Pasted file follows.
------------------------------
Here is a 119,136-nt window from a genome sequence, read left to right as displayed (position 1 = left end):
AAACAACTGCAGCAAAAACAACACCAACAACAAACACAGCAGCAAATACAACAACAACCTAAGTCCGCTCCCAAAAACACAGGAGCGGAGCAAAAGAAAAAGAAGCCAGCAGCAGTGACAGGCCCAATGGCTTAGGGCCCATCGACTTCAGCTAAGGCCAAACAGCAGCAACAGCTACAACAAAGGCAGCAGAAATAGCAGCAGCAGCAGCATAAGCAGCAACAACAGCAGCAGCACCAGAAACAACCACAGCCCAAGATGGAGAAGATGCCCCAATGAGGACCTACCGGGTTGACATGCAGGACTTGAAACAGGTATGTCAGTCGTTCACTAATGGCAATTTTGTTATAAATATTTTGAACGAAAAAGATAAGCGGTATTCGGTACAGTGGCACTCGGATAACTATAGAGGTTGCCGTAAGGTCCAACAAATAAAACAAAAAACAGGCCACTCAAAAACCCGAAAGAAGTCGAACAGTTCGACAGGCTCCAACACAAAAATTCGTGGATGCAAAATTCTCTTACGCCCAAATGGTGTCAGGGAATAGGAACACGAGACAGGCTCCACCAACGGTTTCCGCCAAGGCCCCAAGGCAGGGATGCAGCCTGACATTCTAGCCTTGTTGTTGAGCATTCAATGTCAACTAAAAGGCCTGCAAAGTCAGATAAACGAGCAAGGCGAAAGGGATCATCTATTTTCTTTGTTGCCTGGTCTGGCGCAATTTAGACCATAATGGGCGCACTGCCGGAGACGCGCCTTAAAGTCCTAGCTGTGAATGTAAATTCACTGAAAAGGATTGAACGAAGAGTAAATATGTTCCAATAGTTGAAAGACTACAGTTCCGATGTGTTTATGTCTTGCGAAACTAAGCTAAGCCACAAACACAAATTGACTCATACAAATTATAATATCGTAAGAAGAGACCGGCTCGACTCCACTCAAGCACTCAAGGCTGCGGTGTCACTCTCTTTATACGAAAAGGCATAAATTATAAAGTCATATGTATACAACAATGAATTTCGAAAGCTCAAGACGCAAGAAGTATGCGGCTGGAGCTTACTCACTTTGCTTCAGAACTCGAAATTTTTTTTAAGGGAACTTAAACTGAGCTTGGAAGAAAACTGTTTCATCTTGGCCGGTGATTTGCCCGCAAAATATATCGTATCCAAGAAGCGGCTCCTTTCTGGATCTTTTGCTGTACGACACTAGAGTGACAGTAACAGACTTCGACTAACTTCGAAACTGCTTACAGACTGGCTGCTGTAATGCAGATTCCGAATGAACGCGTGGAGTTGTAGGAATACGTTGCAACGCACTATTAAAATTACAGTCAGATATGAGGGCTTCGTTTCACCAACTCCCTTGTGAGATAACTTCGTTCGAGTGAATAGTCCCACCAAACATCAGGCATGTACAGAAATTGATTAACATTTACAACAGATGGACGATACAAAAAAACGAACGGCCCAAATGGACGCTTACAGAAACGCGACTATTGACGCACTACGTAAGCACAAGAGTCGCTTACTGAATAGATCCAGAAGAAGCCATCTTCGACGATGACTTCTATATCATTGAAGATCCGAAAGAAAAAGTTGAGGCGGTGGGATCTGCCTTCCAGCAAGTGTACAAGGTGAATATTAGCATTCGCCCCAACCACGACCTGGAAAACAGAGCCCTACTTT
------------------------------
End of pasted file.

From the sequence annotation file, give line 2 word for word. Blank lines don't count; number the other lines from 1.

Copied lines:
AAACAACTGCAGCAAAAACAACACCAACAACAAACACAGCAGCAAATACAACAACAACCTAAGTCCGCTCCCAAAAACACAGGAGCGGAGCAAAAGAAAAAGAAGCCAGCAGCAGTGACAGGCCCAATGGCTTAGGGCCCATCGACTTCAGCTAAGGCCAAACAGCAGCAACAGCTACAACAAAGGCAGCAGAAATAGCAGCAGCAGCAGCATAAGCAGCAACAACAGCAGCAGCACCAGAAACAACCACAGCCCAAGATGGAGAAGATGCCCCAATGAGGACCTACCGGGTTGACATGCAGGACTTGAAACAGGTATGTCAGTCGTTCACTAATGGCAATTTTGTTATAAATATTTTGAACGAAAAAGATAAGCGGTATTCGGTACAGTGGCACTCGGATAACTATAGAGGTTGCCGTAAGGTCCAACAAATAAAACAAAAAACAGGCCACTCAAAAACCCGAAAGAAGTCGAACAGTTCGACAGGCTCCAACACAAAAATTCGTGGATGCAAAATTCTCTTACGCCCAAATGGTGTCAGGGAATAGGAACACGAGACAGGCTCCACCAACGGTTTCCGCCAAGGCCCCAAGGCAGGGATGCAGCCTGACATTCTAGCCTTGTTGTTGAGCATTCAATGTCAACTAAAAGGCCTGCAAAGTCAGATAAACGAGCAAGGCGAAAGGGATCATCTATTTTCTTTGTTGCCTGGTCTGGCGCAATTTAGACCATAATGGGCGCACTGCCGGAGACGCGCCTTAAAGTCCTAGCTGTGAATGTAAATTCACTGAAAAGGATTGAACGAAGAGTAAATATGTTCCAATAGTTGAAAGACTACAGTTCCGATGTGTTTATGTCTTGCGAAACTAAGCTAAGCCACAAACACAAATTGACTCATACAAATTATAATATCGTAAGAAGAGACCGGCTCGACTCCACTCAAGCACTCAAGGCTGCGGTGTCACTCTCTTTATACGAAAAGGCATAAATTATAAAGTCATATGTATACAACAATGAATTTCGAAAGCTCAAGACGCAAGAAGTATGCGGCTGGAGCTTACTCACTTTGCTTCAGAACTCGAAATTTTTTTTAAGGGAACTTAAACTGAGCTTGGAAGAAAACTGTTTCATCTTGGCCGGTGATTTGCCCGCAAAATATATCGTATCCAAGAAGCGGCTCCTTTCTGGATCTTTTGCTGTACGACACTAGAGTGACAGTAACAGACTTCGACTAACTTCGAAACTGCTTACAGACTGGCTGCTGTAATGCAGATTCCGAATGAACGCGTGGAGTTGTAGGAATACGTTGCAACGCACTATTAAAATTACAGTCAGATATGAGGGCTTCGTTTCACCAACTCCCTTGTGAGATAACTTCGTTCGAGTGAATAGTCCCACCAAACATCAGGCATGTACAGAAATTGATTAACATTTACAACAGATGGACGATACAAAAAAACGAACGGCCCAAATGGACGCTTACAGAAACGCGACTATTGACGCACTACGTAAGCACAAGAGTCGCTTACTGAATAGATCCAGAAGAAGCCATCTTCGACGATGACTTCTATATCATTGAAGATCCGAAAGAAAAAGTTGAGGCGGTGGGATCTGCCTTCCAGCAAGTGTACAAGGTGAATATTAGCATTCGCCCCAACCACGACCTGGAAAACAGAGCCCTACTTT